Jonathan Ernst/ReutersFormer secretary of state Rex Tillerson spoke with the leaders of the House Foreign Affairs committee on Tuesday in a lengthy session that, an aide said, touched on his time working in the Trump administration, the frictions he had with the president’s son-in-law, and efforts to tackle issues like Russian interference in the 2016 election.Tillerson’s appearance, first reported by The Daily Beast, took place as virtually every other Trumpworld luminary has been stonewalling congressional oversight efforts. At the same time the former secretary of state was speaking before lawmakers, former White House counsel Don McGahn was ignoring a subpoena to testify in front of the House Judiciary Committee. Tillerson’s arrival at the Capitol was handled with extreme secrecy. No media advisories or press releases were sent out announcing his appearance. And he took a little-noticed route into the building in order to avoid being seen by members of the media. Tillerson reached out to the committee and expressed a willingness to meet, a committee aide said. In a more than six-hour meeting, he told members and staffers that the Trump administration actively avoided confronting Russia about allegations of interference in the election in an effort to develop a solid relationship with the Kremlin, a committee aide told The Daily Beast. Tillerson also told members and aides that he had tried to establish a formal and disciplined interagency process at the State Department whereby the president could receive informed briefings on sensitive foreign policy matters, the aide said. That effort never manifested, Tillerson told the committee, in part because of the president’s management style, but also because of interference from other aides.Tillerson told the committee that the president’s son-in-law, Jared Kushner, at times impeded his ability to communicate effectively and introduce to President Trump policy proposals developed by State Department experts on major foreign affairs matters across the globe, not just in the Middle East. Kushner, a White House adviser, has publicly focused much of his international efforts on the Middle East and is set to unveil a Middle East peace plan in the coming weeks.Tillerson had a notoriously prickly relationship with the president, reportedly calling him a “moron” in private. But he was present during critical moments of the administration, including Trump’s private 2017 meeting with Russian President Vladimir Putin in Hamburg, Germany. Since leaving his post, Tillerson has rarely made public appearances, save for speaking at a panel in Houston in December. During that appearance, he said there was “no question” Russia interfered in the 2016 presidential election. “So often, the president would say, ‘Here’s what I want to do and here’s how I want to do it,’ and I would have to say to him, ‘Mr. President I understand what you want to do but you can’t do it that way. It violates the law,’” Tillerson said.Tillerson’s interview by House Foreign Affairs Committee Chairman Eliot Engel (D-NY) and ranking member Michael McCaul (R-TX) comes a month after special counsel Robert Mueller published his report on Russian interference in the 2016 presidential election. Since then, top Democrats on the Hill have demanded that Attorney General Bill Barr and Mueller answer questions related to the report and its publication. Barr has declined to testify before the House, citing the insistence of the committee that staff lawyers be allowed to conduct some of the questioning. Mueller is reportedly in negotiations to testify, though the Department of Justice had previously not agreed on a date for him to do so. On Tuesday, CNN reported that Mueller’s team had expressed reluctance about the possibility of a testimony taking place in public for fear that it would appear political. This story has been updated with additional reporting.Read more at The Daily Beast.Got a tip? Send it to The Daily Beast hereGet our top stories in your inbox every day. Sign up now!Daily Beast Membership: Beast Inside goes deeper on the stories that matter to you. Learn more.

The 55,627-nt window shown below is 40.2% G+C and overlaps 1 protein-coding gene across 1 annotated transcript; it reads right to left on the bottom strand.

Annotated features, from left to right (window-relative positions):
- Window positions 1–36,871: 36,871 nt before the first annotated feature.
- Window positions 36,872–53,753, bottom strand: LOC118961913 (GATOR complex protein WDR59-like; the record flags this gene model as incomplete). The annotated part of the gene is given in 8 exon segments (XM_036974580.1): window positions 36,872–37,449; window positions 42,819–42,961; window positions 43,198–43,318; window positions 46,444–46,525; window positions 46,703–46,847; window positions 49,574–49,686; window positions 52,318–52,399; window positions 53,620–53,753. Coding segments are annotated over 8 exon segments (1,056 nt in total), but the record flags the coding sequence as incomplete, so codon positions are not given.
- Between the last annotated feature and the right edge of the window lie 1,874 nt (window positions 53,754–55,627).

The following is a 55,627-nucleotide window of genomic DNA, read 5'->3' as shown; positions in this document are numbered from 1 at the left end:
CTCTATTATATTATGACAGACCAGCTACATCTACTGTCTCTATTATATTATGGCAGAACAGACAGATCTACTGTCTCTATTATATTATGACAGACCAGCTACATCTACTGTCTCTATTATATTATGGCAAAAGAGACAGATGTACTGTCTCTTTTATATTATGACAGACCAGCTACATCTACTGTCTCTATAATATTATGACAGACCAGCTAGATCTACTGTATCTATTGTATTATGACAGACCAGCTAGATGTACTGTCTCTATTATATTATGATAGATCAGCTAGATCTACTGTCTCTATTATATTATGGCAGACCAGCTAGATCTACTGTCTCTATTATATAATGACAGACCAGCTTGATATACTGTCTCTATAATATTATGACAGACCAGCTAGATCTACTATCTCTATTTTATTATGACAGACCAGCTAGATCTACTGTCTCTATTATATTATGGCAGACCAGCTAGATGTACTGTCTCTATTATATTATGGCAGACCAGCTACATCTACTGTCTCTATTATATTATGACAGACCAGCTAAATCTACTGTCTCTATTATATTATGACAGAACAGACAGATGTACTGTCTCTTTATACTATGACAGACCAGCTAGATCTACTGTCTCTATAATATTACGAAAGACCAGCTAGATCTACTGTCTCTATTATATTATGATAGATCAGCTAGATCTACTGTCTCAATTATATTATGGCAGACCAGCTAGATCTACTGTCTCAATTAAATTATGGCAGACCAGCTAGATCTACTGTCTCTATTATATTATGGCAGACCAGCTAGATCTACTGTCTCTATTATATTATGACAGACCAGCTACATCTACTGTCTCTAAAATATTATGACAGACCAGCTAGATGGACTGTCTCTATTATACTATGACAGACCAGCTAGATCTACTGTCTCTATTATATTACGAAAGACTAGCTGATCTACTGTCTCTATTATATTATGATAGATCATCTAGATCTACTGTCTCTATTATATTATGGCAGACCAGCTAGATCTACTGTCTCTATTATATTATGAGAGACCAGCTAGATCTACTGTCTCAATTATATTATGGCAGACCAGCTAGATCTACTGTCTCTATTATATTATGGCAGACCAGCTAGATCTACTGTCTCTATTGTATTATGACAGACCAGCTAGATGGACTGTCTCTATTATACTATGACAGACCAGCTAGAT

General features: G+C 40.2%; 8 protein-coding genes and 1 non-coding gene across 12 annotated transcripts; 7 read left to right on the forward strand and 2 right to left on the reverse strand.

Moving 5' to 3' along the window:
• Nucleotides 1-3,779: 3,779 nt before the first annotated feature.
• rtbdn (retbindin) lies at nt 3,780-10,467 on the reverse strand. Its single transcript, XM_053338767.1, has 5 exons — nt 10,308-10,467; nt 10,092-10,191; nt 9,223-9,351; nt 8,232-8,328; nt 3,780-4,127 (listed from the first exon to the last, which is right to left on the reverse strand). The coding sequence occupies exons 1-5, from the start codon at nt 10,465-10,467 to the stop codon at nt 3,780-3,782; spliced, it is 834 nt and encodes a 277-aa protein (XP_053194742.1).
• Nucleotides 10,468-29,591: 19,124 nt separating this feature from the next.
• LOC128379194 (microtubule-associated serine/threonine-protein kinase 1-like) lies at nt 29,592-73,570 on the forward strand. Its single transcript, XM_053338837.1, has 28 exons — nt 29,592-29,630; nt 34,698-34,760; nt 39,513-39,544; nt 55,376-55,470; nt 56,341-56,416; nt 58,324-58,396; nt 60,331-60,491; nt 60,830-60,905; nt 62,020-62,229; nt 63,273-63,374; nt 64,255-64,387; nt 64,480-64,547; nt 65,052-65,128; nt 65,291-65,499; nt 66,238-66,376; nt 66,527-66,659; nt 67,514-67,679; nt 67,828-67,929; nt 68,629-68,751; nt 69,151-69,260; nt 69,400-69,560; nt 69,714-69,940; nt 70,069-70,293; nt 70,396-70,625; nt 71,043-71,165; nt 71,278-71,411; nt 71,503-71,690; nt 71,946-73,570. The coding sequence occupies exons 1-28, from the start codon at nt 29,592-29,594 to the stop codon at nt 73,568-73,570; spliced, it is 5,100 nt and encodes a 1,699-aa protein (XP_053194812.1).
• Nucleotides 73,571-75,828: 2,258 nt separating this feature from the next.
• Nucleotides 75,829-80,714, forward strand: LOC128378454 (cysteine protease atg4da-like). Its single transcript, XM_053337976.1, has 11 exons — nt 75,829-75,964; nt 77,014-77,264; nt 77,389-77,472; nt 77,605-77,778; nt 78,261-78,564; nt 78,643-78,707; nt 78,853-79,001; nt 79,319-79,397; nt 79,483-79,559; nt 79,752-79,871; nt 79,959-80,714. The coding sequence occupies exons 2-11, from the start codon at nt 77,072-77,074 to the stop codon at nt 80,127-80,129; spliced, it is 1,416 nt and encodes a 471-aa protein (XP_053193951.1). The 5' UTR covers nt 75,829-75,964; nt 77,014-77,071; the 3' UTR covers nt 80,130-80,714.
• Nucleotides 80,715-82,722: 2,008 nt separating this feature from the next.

Rescuers successfully talked down a man who scaled the upper heights of the Eiffel Tower on Monday, forcing the monument's evacuation, and handed him over to police. Television channels ran live shots as rescuers perched on the 324-metre (1,063-foot) tower's wrought-iron struts, just below the highest viewing platform, tried to persuade the unknown man to give himself up. The lattice tower, named after its designer and builder Gustave Eiffel, is one of the world's most recognizable landmarks.